Tensions are disrupting the fight against COVID-19 and the flu
More specifically, it has been shown that acute stress spurs neurons from the so-called hypothalamus of the ventricles to immediately trigger the large-scale migration of white blood cells (neutrophils). immune cells, or white blood cells) from the lymph nodes to the blood and bone marrow.
First, the researchers looked at groups of relaxed and stressed mouse models and analyzed their immune systems. Within minutes, the acutely stressed mice showed large changes in their immune systems when compared to the relaxed group of mice.
Specifically, stress causes a large migration of immune cells in the body from one location to another. The investigators wanted to explain this phenomenon.
Stress affects our immune system’s ability to fight infections
The researchers then went further to analyze how the mice in the comfort and stress models compared with the flu and COVID-19 infections.
They found that the mice in the comfort group performed better than the stressed group – they fought off infections better and cleared the virus more easily. The mice in the stress group were sicker, had less immunity, and had a higher rate of death from the virus.
The researchers also explored how other regions of the brain involved in motor function control different types of immune cells that travel from the bone marrow to the blood.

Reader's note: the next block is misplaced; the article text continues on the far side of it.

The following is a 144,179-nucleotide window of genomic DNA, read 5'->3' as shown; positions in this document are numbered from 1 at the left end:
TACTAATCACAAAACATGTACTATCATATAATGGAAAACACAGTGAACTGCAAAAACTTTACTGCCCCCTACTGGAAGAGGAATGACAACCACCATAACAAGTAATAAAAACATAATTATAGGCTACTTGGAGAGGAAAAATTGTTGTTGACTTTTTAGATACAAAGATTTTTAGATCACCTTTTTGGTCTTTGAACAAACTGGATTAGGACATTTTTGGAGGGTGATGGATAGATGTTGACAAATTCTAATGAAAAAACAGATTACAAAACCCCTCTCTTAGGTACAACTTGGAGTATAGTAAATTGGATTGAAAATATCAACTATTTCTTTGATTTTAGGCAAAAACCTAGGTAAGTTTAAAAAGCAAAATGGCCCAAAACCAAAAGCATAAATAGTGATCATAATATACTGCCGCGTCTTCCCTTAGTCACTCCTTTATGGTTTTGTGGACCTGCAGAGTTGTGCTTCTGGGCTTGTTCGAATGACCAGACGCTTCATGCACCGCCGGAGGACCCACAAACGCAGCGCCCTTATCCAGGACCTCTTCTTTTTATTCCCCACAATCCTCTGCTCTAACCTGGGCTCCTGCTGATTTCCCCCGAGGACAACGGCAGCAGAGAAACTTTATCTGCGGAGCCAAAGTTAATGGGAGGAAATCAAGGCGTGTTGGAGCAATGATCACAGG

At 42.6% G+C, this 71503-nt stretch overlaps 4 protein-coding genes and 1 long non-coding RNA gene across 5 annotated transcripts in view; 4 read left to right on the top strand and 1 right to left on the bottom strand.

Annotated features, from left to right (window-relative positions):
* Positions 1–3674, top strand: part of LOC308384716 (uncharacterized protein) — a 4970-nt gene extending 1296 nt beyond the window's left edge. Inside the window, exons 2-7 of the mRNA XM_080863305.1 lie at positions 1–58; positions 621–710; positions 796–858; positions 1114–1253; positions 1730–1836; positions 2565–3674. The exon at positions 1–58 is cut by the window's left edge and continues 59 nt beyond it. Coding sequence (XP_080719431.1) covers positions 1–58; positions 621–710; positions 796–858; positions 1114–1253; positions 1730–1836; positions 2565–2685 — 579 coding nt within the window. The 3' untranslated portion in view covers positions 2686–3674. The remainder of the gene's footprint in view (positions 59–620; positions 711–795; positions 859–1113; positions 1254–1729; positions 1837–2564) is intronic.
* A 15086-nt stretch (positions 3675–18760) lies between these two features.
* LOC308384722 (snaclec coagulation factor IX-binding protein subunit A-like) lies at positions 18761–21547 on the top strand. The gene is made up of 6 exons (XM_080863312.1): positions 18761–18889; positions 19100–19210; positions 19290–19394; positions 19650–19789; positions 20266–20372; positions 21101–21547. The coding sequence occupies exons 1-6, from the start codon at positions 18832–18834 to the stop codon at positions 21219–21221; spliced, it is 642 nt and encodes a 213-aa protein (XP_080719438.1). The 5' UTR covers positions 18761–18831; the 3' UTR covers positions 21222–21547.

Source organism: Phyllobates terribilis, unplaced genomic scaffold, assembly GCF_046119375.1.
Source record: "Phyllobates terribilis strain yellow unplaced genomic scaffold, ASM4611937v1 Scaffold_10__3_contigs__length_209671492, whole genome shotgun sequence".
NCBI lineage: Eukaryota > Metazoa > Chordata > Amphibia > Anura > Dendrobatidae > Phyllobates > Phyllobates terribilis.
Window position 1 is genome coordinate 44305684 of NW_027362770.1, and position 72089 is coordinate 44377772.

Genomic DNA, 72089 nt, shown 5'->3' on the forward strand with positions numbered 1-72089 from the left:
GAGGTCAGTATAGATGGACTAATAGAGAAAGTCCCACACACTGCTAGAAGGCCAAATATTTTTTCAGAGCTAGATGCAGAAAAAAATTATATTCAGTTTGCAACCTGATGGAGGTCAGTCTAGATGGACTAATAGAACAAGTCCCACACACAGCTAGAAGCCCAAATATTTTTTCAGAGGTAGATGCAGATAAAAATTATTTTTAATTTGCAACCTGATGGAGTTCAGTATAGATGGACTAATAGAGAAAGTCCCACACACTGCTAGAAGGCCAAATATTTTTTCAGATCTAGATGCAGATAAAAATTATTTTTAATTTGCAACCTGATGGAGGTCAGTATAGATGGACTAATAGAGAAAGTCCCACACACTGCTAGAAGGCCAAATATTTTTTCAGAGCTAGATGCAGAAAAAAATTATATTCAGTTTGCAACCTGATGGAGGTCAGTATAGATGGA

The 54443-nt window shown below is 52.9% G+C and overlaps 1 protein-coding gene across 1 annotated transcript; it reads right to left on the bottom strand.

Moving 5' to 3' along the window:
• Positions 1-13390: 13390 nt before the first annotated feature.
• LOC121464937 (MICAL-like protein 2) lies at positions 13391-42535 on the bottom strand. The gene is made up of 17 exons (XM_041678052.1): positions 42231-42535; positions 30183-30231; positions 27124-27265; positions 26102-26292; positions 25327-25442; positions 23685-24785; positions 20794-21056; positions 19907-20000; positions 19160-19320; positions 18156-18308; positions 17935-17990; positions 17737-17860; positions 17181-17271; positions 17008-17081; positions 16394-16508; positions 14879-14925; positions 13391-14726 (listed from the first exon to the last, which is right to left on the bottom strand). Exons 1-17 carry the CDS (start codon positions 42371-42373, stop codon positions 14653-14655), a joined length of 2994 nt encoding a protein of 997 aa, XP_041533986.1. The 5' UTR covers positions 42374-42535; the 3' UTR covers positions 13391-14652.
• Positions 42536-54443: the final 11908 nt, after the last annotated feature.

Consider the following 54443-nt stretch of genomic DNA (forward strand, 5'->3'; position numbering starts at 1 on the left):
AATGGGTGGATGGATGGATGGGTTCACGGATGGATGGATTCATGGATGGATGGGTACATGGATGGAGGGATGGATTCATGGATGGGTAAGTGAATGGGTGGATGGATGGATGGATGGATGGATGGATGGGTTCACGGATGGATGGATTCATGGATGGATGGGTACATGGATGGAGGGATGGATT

Less stress, more immunity
The impact of stress on white blood cells and how it can negatively impact the fight against viruses is important to understand more about the results and find ways to improve immunity. If white blood cells are constantly entering the bloodstream, this can also affect heart health.
This study is an important example of how the brain controls inflammation and its link to a reduced immune response during times of acute stress. This work could prompt doctors to take a closer look at patients’ mental states, including sleep patterns and stress levels.
In the future, we will need to better understand the long-term effects of stress. It is especially important to explore how we can build resilience to stress and whether resilience can reduce the negative effects of stress on our immune systems.